It's more than running a car all year," he said. "It's staggering, really, how much carbon flying emits, and how incompatible aviation is with anything purporting to be green."
He added: "I think this issue goes straight to the battle over the heart of the green movement. Are we going to tell people that going green is easy and gloss over the difficult realities? Or are we going to be honest about the science that tells us that dramatic changes in lifestyles are required, in particular how we get around and what we consume?"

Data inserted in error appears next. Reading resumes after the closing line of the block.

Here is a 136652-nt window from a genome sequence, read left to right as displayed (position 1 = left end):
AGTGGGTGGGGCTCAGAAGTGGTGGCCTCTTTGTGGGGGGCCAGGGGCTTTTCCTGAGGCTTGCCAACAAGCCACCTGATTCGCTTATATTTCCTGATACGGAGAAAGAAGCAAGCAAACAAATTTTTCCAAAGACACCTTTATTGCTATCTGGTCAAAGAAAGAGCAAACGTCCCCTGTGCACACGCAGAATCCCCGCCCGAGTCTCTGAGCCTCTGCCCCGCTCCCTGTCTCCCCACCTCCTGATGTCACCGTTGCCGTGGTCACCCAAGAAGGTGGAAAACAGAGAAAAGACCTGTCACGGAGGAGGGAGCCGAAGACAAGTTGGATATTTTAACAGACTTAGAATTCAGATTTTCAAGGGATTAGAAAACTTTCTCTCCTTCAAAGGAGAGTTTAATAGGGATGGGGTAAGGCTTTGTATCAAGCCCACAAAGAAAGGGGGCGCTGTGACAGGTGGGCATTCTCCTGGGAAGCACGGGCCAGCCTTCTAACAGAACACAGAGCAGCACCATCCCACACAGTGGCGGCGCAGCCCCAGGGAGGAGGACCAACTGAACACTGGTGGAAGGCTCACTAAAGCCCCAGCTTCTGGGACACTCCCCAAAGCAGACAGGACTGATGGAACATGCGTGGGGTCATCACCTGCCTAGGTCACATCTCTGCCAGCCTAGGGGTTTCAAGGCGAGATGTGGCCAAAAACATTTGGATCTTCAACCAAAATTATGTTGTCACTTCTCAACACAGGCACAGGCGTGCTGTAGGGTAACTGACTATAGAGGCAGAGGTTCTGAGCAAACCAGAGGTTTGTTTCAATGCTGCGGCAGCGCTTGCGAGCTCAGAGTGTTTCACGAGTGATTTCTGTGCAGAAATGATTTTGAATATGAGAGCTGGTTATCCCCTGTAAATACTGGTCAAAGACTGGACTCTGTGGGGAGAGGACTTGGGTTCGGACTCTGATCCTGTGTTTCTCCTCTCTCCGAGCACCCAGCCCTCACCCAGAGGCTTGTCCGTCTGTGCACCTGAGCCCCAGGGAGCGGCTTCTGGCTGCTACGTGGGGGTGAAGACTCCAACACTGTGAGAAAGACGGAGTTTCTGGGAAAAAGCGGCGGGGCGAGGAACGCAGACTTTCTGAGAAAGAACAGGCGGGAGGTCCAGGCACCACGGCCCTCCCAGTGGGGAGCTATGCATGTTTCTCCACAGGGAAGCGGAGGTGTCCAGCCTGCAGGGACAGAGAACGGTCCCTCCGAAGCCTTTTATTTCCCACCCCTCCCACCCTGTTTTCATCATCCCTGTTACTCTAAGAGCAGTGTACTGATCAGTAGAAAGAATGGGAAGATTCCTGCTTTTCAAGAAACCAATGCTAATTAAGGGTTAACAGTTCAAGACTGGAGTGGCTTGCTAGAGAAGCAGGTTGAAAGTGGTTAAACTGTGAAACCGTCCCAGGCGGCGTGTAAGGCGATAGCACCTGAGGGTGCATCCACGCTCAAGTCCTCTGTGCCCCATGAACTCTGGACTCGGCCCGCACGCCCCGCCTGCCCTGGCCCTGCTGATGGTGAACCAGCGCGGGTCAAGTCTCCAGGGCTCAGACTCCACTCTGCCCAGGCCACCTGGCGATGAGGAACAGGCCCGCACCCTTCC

Yet for activists like Jenson, the extent to which the festival is carbon neutral is insignificant compared to the role the festival could play as a catalyst for future action.
"It is not the role of the activist to navigate systems of oppressive power, but instead to confront and take down those systems," Jensen said. "The point is, as far as an event like the Green Festival explicitly puts itself up as part of a larger culture of resistance, then I don't have a problem with it. But if it suggests that in any way it is remotely sufficient to what we're facing, then we have a problem."